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  • Publication Date: 09-2010
  • Content Type: Journal Article
  • Journal: Comparative Connections
  • Institution: Center for Strategic and International Studies
  • Abstract: No abstract is available.
  • Topic: United Nations
  • Political Geography: Japan, China, North Korea
  • Author: Michael J. Green
  • Publication Date: 09-2010
  • Content Type: Journal Article
  • Journal: Comparative Connections
  • Institution: Center for Strategic and International Studies
  • Abstract: The ruling Democratic Party of Japan (DPJ) suffered an embarrassing defeat in the July Upper House election less than a year after assuming power. Prime Minister Kan Naoto subsequently took a beating in the polls but managed to withstand a challenge from former DPJ Secretary General Ozawa Ichiro in a party presidential election marked by heated debate over economic policy. Political turmoil did not preclude active diplomacy on the part of Kan‟s government, nor coordination between Washington and Tokyo on a range of bilateral, regional, and global issues including the relocation of Marine Corps Air Station (MCAS) Futenma on Okinawa; a collision between a Chinese fishing boat and Japanese Coast Guard vessels near the Senkaku Islands; and sanctions on Iran to condemn its nuclear activities. The quarter came to a close with President Obama and Prime Minister Kan taking stock of a rapidly developing bilateral agenda during a brief yet productive meeting on the margins of the United Nations General Assembly (UNGA) in New York, setting the stage for the president‟s trip to Japan in November.
  • Topic: United Nations
  • Political Geography: United States, Japan, Washington, Tokyo
  • Author: Ralph A. Cossa, Brad Glosserman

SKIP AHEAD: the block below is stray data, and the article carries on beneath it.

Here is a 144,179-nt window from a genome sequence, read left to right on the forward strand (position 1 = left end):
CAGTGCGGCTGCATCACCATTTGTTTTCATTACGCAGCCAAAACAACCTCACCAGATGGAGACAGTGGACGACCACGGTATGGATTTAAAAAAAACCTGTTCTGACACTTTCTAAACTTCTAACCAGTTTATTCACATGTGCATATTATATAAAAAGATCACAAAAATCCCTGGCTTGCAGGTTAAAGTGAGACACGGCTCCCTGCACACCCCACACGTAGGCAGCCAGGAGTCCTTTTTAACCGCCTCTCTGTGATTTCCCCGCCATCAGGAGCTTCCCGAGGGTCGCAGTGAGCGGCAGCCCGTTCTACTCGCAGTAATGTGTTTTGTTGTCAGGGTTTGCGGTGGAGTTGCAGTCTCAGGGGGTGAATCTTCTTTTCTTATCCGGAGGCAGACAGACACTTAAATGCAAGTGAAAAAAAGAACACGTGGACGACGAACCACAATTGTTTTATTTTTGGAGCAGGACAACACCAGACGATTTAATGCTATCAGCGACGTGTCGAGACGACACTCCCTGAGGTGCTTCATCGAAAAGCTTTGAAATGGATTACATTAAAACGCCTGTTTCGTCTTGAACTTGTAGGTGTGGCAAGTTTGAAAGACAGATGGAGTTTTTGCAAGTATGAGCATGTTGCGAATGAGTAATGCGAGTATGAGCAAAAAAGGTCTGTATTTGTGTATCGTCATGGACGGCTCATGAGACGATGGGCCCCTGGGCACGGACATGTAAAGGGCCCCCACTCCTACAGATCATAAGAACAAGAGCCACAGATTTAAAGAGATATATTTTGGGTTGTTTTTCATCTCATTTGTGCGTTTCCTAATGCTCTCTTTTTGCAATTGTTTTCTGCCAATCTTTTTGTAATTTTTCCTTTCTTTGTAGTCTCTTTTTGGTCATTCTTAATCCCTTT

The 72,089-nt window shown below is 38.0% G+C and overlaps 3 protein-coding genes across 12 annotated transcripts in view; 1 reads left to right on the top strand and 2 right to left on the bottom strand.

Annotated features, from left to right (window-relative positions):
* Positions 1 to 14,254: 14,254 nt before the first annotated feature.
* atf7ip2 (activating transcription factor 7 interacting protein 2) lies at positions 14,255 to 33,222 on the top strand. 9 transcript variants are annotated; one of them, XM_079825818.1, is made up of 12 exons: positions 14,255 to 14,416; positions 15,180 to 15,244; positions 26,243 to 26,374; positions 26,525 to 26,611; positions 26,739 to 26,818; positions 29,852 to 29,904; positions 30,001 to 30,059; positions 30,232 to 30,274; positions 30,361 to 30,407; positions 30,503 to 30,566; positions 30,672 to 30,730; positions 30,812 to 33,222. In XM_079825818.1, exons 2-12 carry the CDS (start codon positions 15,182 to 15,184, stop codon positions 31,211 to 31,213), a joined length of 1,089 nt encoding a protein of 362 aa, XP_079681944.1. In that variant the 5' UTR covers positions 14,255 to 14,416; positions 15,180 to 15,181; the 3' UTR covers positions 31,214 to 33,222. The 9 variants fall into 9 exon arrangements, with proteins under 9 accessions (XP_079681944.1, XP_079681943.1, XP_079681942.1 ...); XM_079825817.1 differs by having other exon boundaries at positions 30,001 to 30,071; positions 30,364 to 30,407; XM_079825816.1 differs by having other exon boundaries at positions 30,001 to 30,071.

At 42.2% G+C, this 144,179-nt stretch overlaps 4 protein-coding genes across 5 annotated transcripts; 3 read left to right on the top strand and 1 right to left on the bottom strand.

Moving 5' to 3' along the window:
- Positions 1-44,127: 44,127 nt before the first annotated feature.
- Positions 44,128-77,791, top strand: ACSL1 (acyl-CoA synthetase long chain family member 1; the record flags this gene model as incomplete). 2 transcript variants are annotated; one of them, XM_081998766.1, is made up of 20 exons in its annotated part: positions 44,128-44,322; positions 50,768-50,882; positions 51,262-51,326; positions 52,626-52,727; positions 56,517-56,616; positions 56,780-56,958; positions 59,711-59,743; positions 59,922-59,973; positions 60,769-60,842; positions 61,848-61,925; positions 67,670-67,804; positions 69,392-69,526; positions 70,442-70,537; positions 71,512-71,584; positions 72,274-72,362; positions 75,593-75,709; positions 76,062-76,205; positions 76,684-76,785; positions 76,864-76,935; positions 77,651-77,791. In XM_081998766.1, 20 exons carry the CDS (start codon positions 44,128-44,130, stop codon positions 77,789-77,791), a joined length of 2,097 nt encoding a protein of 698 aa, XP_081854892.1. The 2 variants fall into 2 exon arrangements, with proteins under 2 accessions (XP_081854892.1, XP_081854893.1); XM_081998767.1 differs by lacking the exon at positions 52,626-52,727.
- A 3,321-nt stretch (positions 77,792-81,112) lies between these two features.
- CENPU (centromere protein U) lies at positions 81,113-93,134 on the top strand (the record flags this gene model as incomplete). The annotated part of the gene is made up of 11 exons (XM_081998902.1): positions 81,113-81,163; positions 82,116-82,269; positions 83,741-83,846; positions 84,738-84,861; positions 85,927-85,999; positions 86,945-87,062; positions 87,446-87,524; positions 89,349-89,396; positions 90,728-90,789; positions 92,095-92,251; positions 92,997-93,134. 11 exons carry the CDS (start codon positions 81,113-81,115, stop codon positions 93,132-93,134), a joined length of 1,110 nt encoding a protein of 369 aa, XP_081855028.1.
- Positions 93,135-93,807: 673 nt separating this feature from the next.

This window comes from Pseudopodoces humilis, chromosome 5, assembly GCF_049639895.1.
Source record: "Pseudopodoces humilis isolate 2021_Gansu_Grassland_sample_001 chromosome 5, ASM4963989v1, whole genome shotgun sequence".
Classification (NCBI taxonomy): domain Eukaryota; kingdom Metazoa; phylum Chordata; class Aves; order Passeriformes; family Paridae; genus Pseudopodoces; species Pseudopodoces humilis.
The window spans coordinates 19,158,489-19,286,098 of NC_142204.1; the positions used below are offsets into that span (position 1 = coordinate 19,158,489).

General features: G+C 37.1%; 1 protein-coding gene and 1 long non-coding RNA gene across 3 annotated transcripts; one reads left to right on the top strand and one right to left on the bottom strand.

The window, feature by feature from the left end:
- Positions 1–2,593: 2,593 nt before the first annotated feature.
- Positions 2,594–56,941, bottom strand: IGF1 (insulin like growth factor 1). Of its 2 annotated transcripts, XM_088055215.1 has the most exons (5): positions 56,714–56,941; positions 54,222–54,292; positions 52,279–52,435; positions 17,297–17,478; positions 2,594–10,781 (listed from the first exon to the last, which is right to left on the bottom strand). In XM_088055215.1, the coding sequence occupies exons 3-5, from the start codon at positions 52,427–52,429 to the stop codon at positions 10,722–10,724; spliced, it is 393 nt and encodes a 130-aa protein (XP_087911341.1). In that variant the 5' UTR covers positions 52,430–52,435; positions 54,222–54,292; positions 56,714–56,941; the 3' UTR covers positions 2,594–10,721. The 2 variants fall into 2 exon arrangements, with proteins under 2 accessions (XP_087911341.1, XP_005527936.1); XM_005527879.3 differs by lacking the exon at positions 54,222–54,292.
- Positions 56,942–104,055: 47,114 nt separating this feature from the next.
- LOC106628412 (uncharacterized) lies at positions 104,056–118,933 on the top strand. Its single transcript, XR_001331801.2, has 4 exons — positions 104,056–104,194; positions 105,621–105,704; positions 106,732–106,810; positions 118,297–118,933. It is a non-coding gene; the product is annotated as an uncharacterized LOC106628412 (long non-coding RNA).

• Publication Date: 04-2009
  • Content Type: Journal Article
  • Journal: Comparative Connections
  • Institution: Center for Strategic and International Studies
  • Abstract: Secretary of State Hillary Clinton's choice of Japan, Indonesia, South Korea, and China for her first official trip overseas helped shine a spotlight on Asia as a high priority region this quarter, as did North Korean Dear Leader Kim Jong-il's announcement that he intended to conduct a satellite launch in early April. The drama surrounding the anticipated launch provided an unfortunate back drop for otherwise very positive pronouncements about intended Obama administration policies in East Asia, even if the quarter closed with only a handful of those eventually to be tasked with implementing these policies at their desks. ASEAN leaders finally held their postponed summit and celebrated the entry into force of their much-maligned Charter. Meanwhile, Australian Prime Minister Kevin Rudd visited Washington to underscore that the U.S. and Australia are still “mates,” even as his reluctance to send more combat forces to Afghanistan foreshadowed the difficulty President Obama faces in getting allies to sign up for his “surge” there. Finally, economic forecasts kept being adjusted downward as Asian leaders prepared for the G20 summit in London in hopes that this would bring a turnaround.